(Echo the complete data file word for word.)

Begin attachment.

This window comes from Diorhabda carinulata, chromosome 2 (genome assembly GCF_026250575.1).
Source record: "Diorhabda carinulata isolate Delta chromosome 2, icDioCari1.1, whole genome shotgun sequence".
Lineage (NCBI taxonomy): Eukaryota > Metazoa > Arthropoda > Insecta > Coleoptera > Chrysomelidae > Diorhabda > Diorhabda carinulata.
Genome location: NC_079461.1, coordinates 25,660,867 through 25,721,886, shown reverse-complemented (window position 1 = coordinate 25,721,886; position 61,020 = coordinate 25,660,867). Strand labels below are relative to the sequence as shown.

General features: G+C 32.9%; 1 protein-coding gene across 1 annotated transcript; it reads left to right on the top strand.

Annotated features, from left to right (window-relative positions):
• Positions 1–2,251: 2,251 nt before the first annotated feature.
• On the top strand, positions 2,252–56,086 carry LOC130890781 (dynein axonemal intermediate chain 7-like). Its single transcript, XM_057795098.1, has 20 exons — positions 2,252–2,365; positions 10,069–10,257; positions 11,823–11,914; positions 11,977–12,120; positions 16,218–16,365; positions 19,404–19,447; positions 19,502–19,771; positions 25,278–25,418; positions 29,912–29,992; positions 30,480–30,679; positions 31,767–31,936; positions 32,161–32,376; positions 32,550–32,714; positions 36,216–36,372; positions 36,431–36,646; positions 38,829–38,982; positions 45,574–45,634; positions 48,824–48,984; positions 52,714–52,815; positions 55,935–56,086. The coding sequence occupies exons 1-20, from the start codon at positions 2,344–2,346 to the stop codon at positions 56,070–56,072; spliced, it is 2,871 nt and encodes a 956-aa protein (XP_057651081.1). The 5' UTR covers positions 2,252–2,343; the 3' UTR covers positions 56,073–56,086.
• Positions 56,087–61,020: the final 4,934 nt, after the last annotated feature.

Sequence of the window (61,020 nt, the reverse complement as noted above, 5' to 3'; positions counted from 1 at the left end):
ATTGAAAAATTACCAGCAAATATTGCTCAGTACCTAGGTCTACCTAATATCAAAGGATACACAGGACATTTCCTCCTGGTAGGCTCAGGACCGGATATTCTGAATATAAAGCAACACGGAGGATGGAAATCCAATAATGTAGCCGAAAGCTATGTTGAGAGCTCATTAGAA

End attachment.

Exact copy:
This window comes from Diorhabda carinulata, chromosome 2 (genome assembly GCF_026250575.1).
Source record: "Diorhabda carinulata isolate Delta chromosome 2, icDioCari1.1, whole genome shotgun sequence".
Lineage (NCBI taxonomy): Eukaryota > Metazoa > Arthropoda > Insecta > Coleoptera > Chrysomelidae > Diorhabda > Diorhabda carinulata.
Genome location: NC_079461.1, coordinates 25,660,867 through 25,721,886, shown reverse-complemented (window position 1 = coordinate 25,721,886; position 61,020 = coordinate 25,660,867). Strand labels below are relative to the sequence as shown.

General features: G+C 32.9%; 1 protein-coding gene across 1 annotated transcript; it reads left to right on the top strand.

Annotated features, from left to right (window-relative positions):
• Positions 1–2,251: 2,251 nt before the first annotated feature.
• On the top strand, positions 2,252–56,086 carry LOC130890781 (dynein axonemal intermediate chain 7-like). Its single transcript, XM_057795098.1, has 20 exons — positions 2,252–2,365; positions 10,069–10,257; positions 11,823–11,914; positions 11,977–12,120; positions 16,218–16,365; positions 19,404–19,447; positions 19,502–19,771; positions 25,278–25,418; positions 29,912–29,992; positions 30,480–30,679; positions 31,767–31,936; positions 32,161–32,376; positions 32,550–32,714; positions 36,216–36,372; positions 36,431–36,646; positions 38,829–38,982; positions 45,574–45,634; positions 48,824–48,984; positions 52,714–52,815; positions 55,935–56,086. The coding sequence occupies exons 1-20, from the start codon at positions 2,344–2,346 to the stop codon at positions 56,070–56,072; spliced, it is 2,871 nt and encodes a 956-aa protein (XP_057651081.1). The 5' UTR covers positions 2,252–2,343; the 3' UTR covers positions 56,073–56,086.
• Positions 56,087–61,020: the final 4,934 nt, after the last annotated feature.

Sequence of the window (61,020 nt, the reverse complement as noted above, 5' to 3'; positions counted from 1 at the left end):
ATTGAAAAATTACCAGCAAATATTGCTCAGTACCTAGGTCTACCTAATATCAAAGGATACACAGGACATTTCCTCCTGGTAGGCTCAGGACCGGATATTCTGAATATAAAGCAACACGGAGGATGGAAATCCAATAATGTAGCCGAAAGCTATGTTGAGAGCTCATTAGAA